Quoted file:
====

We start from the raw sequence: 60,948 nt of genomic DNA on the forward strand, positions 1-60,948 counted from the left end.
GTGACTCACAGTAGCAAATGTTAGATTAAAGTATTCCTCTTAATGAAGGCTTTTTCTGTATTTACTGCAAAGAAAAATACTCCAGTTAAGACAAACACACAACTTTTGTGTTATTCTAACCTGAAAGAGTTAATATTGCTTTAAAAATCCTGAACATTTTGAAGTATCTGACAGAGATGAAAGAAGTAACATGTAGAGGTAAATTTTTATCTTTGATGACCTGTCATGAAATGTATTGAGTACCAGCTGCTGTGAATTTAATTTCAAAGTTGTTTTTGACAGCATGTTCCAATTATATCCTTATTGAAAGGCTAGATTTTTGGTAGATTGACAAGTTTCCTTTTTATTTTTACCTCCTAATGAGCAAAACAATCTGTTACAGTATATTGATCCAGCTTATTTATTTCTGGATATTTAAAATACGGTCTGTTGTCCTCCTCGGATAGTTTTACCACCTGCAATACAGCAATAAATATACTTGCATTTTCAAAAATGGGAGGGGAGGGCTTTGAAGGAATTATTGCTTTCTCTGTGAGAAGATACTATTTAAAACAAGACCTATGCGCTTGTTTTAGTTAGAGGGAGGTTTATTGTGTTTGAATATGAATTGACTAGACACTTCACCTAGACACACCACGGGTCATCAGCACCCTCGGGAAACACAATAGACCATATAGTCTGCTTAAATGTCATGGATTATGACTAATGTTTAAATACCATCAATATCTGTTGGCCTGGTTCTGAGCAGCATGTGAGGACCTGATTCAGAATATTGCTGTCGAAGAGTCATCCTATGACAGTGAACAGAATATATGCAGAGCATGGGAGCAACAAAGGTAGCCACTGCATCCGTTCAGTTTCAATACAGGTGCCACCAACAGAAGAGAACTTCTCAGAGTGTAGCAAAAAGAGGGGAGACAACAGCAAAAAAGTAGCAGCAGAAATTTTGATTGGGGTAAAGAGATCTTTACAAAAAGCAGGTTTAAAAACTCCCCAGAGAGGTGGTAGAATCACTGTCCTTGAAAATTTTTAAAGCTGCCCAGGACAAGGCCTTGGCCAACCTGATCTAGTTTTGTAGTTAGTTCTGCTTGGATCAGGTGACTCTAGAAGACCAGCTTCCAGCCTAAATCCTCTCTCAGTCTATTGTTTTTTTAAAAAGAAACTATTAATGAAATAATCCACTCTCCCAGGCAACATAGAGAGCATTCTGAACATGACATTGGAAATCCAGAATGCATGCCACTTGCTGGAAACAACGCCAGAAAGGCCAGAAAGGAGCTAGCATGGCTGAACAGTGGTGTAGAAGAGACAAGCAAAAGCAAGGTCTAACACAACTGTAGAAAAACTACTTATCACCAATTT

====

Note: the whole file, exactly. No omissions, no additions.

We start from the raw sequence: 60,948 nt of genomic DNA on the forward strand, positions 1-60,948 counted from the left end.
GTGACTCACAGTAGCAAATGTTAGATTAAAGTATTCCTCTTAATGAAGGCTTTTTCTGTATTTACTGCAAAGAAAAATACTCCAGTTAAGACAAACACACAACTTTTGTGTTATTCTAACCTGAAAGAGTTAATATTGCTTTAAAAATCCTGAACATTTTGAAGTATCTGACAGAGATGAAAGAAGTAACATGTAGAGGTAAATTTTTATCTTTGATGACCTGTCATGAAATGTATTGAGTACCAGCTGCTGTGAATTTAATTTCAAAGTTGTTTTTGACAGCATGTTCCAATTATATCCTTATTGAAAGGCTAGATTTTTGGTAGATTGACAAGTTTCCTTTTTATTTTTACCTCCTAATGAGCAAAACAATCTGTTACAGTATATTGATCCAGCTTATTTATTTCTGGATATTTAAAATACGGTCTGTTGTCCTCCTCGGATAGTTTTACCACCTGCAATACAGCAATAAATATACTTGCATTTTCAAAAATGGGAGGGGAGGGCTTTGAAGGAATTATTGCTTTCTCTGTGAGAAGATACTATTTAAAACAAGACCTATGCGCTTGTTTTAGTTAGAGGGAGGTTTATTGTGTTTGAATATGAATTGACTAGACACTTCACCTAGACACACCACGGGTCATCAGCACCCTCGGGAAACACAATAGACCATATAGTCTGCTTAAATGTCATGGATTATGACTAATGTTTAAATACCATCAATATCTGTTGGCCTGGTTCTGAGCAGCATGTGAGGACCTGATTCAGAATATTGCTGTCGAAGAGTCATCCTATGACAGTGAACAGAATATATGCAGAGCATGGGAGCAACAAAGGTAGCCACTGCATCCGTTCAGTTTCAATACAGGTGCCACCAACAGAAGAGAACTTCTCAGAGTGTAGCAAAAAGAGGGGAGACAACAGCAAAAAAGTAGCAGCAGAAATTTTGATTGGGGTAAAGAGATCTTTACAAAAAGCAGGTTTAAAAACTCCCCAGAGAGGTGGTAGAATCACTGTCCTTGAAAATTTTTAAAGCTGCCCAGGACAAGGCCTTGGCCAACCTGATCTAGTTTTGTAGTTAGTTCTGCTTGGATCAGGTGACTCTAGAAGACCAGCTTCCAGCCTAAATCCTCTCTCAGTCTATTGTTTTTTTAAAAAGAAACTATTAATGAAATAATCCACTCTCCCAGGCAACATAGAGAGCATTCTGAACATGACATTGGAAATCCAGAATGCATGCCACTTGCTGGAAACAACGCCAGAAAGGCCAGAAAGGAGCTAGCATGGCTGAACAGTGGTGTAGAAGAGACAAGCAAAAGCAAGGTCTAACACAACTGTAGAAAAACTACTTATCACCAATTT